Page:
For allocateUnassigned(), the BalancedShardsAllocator iterates through all unassigned shards, finds the subset of nodes eligible to accept the shard (Allocation Deciders), and out of these, picks the node with minimum weight.

There is a set order in which Elasticsearch picks unassigned shards for allocation. It picks primary shards first, allocating all shards for one index before moving on to the next index’s primaries. To choose indexes, it uses a comparator based on index priority, creation data and index name (see PriorityComparator). This ensures that Elasticsearch assigns all primaries for as many indices as possible, rather than creating several partially-assigned indices. Once Elasticsearch has assigned all primaries, it moves to the first replica for each index. Then, it moves to the second replica for each index, and so on.

Move Shards

Consider a scenario when you are scaling down your cluster. Responding to seasonal variation in your workload, you have just passed a high-traffic season and are now back to moderate workloads. You want to right-size your cluster by removing some nodes. If you remove nodes that hold data too quickly, you might remove nodes that hold a primary and its replicas, permanently losing that data. A better approach is to exclude a subset of nodes, wait for all shards to move out, and then terminate them.

Or, consider a situation where a node has its disk full and some shards must be moved out to free up space. In such cases, a shard must be moved out of a node. This is handled by the moveShards() operation, triggered right after allocateUnassigned() completes.

For “move shards”, Elasticsearch iterates through each shard in the cluster, and checks whether it can remain on its current node. If not, it selects the node with minimum weight, from the subset of eligible nodes (filtered by deciders), as the target node for this shard. A shard relocation is then triggered from current node to target node.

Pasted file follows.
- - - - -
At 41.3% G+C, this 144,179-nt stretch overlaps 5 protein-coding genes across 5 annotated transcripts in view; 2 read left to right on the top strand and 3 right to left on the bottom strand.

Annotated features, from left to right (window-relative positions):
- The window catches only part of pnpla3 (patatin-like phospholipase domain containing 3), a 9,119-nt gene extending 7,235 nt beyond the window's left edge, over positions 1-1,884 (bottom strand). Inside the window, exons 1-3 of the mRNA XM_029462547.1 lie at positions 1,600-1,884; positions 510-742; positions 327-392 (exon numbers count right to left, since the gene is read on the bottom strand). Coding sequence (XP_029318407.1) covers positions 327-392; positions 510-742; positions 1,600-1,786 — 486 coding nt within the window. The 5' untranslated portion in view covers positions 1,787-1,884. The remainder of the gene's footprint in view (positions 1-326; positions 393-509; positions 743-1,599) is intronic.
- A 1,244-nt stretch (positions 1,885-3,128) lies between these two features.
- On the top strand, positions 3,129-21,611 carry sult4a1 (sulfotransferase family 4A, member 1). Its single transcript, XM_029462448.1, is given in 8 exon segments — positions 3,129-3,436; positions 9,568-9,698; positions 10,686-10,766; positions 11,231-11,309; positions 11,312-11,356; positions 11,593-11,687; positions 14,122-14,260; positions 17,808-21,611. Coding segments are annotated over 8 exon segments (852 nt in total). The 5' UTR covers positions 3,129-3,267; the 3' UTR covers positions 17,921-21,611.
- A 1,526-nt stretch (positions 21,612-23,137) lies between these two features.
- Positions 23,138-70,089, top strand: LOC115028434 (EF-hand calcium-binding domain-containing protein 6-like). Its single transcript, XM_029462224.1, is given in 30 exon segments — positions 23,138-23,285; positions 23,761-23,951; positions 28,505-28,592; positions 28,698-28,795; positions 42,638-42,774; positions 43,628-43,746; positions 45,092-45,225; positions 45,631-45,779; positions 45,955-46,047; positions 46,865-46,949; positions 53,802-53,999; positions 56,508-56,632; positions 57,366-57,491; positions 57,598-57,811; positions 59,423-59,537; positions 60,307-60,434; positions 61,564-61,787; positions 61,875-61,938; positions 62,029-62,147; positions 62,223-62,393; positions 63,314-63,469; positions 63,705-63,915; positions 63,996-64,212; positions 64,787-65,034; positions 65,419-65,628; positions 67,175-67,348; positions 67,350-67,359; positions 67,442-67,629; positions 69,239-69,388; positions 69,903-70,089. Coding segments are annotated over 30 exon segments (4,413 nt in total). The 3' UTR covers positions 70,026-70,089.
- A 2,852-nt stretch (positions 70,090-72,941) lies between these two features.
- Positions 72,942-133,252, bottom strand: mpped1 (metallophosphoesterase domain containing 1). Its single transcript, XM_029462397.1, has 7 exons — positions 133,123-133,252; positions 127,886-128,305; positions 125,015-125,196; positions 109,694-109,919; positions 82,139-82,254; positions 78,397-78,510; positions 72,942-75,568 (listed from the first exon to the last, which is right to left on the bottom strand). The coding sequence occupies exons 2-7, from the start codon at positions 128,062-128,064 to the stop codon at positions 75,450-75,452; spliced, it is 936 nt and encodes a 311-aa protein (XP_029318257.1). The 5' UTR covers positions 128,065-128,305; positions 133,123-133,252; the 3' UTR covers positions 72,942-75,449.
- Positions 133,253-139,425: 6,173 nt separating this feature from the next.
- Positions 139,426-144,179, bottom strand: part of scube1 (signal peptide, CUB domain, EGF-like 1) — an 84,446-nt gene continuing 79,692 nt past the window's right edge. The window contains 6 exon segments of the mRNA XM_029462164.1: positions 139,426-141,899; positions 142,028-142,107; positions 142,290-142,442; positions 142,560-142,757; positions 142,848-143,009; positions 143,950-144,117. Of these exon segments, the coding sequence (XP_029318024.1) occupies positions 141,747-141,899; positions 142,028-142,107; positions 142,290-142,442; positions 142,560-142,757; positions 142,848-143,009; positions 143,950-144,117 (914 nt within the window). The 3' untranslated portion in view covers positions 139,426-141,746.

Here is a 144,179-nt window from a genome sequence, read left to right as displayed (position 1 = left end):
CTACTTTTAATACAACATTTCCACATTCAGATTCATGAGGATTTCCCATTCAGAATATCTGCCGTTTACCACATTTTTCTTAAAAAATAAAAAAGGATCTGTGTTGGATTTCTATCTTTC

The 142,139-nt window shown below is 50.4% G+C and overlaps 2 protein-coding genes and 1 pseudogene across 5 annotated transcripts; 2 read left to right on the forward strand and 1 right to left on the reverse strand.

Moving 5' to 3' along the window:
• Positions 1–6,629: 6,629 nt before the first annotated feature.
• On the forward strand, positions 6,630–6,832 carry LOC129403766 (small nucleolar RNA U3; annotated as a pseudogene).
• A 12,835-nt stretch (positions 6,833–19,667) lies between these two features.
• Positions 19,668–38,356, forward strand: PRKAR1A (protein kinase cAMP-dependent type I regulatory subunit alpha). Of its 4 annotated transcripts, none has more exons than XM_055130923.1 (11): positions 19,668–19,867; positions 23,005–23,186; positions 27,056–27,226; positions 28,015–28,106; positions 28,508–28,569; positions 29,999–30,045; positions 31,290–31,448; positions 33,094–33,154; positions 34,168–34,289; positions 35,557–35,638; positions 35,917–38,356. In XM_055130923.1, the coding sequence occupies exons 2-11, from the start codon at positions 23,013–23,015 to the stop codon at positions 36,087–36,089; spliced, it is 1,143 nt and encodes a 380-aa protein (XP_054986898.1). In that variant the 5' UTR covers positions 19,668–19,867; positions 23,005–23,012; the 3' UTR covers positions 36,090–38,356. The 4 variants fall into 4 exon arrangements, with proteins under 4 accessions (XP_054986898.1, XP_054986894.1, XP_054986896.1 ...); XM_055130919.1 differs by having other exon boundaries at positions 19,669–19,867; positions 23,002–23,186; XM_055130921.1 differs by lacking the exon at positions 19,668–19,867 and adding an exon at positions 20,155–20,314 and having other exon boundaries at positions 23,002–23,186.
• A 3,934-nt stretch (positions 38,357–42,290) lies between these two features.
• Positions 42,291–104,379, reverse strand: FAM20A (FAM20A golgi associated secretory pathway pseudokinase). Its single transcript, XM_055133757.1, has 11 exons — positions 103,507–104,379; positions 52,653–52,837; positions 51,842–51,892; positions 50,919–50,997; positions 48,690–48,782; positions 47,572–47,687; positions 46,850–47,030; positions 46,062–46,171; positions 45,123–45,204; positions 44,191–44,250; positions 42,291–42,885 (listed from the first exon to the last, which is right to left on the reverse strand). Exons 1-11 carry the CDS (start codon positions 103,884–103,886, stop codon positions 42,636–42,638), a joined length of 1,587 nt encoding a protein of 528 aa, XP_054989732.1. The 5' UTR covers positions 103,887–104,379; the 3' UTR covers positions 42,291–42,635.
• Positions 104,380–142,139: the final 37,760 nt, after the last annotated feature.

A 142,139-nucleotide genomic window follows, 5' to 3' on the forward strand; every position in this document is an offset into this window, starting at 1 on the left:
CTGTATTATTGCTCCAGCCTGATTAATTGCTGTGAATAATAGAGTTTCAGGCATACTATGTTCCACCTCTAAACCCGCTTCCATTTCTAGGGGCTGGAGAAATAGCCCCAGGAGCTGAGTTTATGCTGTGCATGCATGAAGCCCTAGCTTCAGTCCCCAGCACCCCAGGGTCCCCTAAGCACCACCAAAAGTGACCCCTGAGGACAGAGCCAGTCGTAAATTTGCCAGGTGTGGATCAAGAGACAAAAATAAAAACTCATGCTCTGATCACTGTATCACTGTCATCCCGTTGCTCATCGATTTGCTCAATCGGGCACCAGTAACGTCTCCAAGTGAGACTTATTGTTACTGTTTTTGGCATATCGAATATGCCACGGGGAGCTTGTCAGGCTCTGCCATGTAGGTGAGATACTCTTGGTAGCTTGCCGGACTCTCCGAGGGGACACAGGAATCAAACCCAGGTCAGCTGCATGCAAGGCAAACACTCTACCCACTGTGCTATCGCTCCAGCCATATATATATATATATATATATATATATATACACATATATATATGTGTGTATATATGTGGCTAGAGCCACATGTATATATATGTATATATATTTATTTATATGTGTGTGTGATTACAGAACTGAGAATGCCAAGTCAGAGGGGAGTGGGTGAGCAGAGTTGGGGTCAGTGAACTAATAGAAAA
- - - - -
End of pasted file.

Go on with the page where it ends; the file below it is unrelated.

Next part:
The move operation only applies to STARTED shards; shards in any other state are skipped. To move shards uniformly from all nodes, moveShards uses a nodeInterleavedShardIterator. This iterator goes breadth first across nodes, picking one shard from each node, followed by the next shard, and so on. Thus all shards on all nodes are evaluated for move, without preferring one over the other.

Rebalance shards

As you hit workload limits, you may decide to add more nodes to scale your cluster. Elasticsearch should automatically detect these nodes and relocate shards for better distribution. The addition or removal of nodes may not always require shard movement – what if the nodes had very few shards (say just one), and extra nodes were added only as a proactive scaling measure?

Elasticsearch generalizes this decision using the weight function abstraction in shard allocator. Given current allocations on a node, the weight function provides the weight of a shard on a node. Nodes with a high weight value are less suited to place the shard than nodes with a lower weight value. Comparing the weight of a shard on different nodes, Elasticsearch decides whether relocating can improve the overall weight distribution.